My knowledge of Vietnam did not go beyond the facts I had read in textbooks or on the internet. But I wanted to know more about this socialist republic that fought seminal wars against two global powers in the twentieth century, and a country which is now one of our top competitors.
I was skeptical when a friend suggested the Netflix series "The Vietnam War", yet I got hooked on it after watching the first episode, and ended up watching all 10 of them.
Written by Geoffrey C Ward, and directed by Ken Burns and Lynn Novick, this documentary comes with repeated warnings of watching history through an American perception.
The narrator addressed the war with bold, critical, yet satirical descriptions like – "It was begun in good faith by decent people out of fateful misunderstandings, American over-confidence and Cold War miscalculation."
The episodes in the series did not just uncritically show some rare images and footages from that era. Rather, they involved accounts of personnel who had lived through that time, either in the war field or at home.
Meticulously filled with information and vivid images of the war, it is overwhelming to watch more than one episode at a time.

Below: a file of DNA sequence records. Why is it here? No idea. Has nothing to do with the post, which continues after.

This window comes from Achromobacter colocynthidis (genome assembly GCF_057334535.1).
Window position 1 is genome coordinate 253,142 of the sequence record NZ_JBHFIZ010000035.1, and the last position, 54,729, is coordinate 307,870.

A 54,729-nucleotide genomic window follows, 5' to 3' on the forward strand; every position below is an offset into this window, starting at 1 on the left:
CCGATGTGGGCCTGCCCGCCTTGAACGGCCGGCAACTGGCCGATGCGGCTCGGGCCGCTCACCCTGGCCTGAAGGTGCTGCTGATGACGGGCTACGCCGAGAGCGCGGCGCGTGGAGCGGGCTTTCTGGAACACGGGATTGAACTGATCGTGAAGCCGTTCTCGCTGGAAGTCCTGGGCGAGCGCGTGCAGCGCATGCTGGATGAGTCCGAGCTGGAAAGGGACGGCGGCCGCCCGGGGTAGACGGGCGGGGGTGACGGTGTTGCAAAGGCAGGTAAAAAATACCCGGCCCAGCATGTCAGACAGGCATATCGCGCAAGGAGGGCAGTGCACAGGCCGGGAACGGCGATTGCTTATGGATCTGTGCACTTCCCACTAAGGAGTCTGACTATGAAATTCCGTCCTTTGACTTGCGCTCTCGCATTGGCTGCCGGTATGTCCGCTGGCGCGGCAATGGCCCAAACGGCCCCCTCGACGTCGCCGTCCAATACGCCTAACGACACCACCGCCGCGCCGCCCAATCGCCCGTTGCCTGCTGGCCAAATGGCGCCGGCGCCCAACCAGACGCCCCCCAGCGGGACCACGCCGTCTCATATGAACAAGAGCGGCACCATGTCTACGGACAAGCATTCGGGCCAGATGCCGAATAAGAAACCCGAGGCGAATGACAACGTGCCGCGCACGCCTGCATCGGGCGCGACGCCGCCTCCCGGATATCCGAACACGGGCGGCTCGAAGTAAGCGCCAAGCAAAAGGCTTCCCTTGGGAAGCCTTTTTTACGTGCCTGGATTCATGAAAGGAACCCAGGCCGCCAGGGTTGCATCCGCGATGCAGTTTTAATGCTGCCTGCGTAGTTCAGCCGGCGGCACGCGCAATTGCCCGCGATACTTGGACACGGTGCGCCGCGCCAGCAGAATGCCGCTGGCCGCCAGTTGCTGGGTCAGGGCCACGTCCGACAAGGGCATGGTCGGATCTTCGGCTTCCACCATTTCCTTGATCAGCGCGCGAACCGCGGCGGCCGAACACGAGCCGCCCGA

The first person descriptions from military members, survivors, anti-war protesters, families and politicians added varied perspectives to the story and visualized the gruesomeness of the Vietnam War.
In one episode a sister shared her experience of losing her brother in the war. She later joined anti-war protests because in her words "I respect my brother for who he was, but I cannot support him."
To maintain neutrality, Ken Burns and Lynn Novick also added narratives of Vietnamese citizens. Although this take was commendable, it felt as if these voices resonated with American history and views, rather than Vietnamese ones.
"The Vietnam War" focused on the increasing unrest inside America following the assassination of President John Fitzgerald Kennedy and Martin Luther King Junior.
At the same time, it left scope for criticism by bringing out Madame Nhu, the notorious Vietnamese political consort, who referred to the Buddhist monks' protest of burning themselves to death as the "monk barbecue show".
The documentary did not end abruptly with America's withdrawal from Vietnam in 1973, it continued to detail what happened to war prisoners and the Vietnamese people's struggle after victory.
However, after watching the episodes, I felt that notions of patriotism, war and masculinity, and western leaders' paranoia over communist invasion – all of these probably contributed to the debacle Americans faced at home.
For example, according to one of the American soldiers, they were taught to see the Vietnamese as anything but human beings to justify killing them.
During those times, working class African-Americans were manipulated and forced to go to war to prove their patriotism.
The war had to end eventually and so did the documentary. The authenticity of the footages and narratives from survivors deserve applause, and so does the background music.
The series, which turned out to be more than a portrayal of historical events or a war, also gave me perspective on the nature of rulers.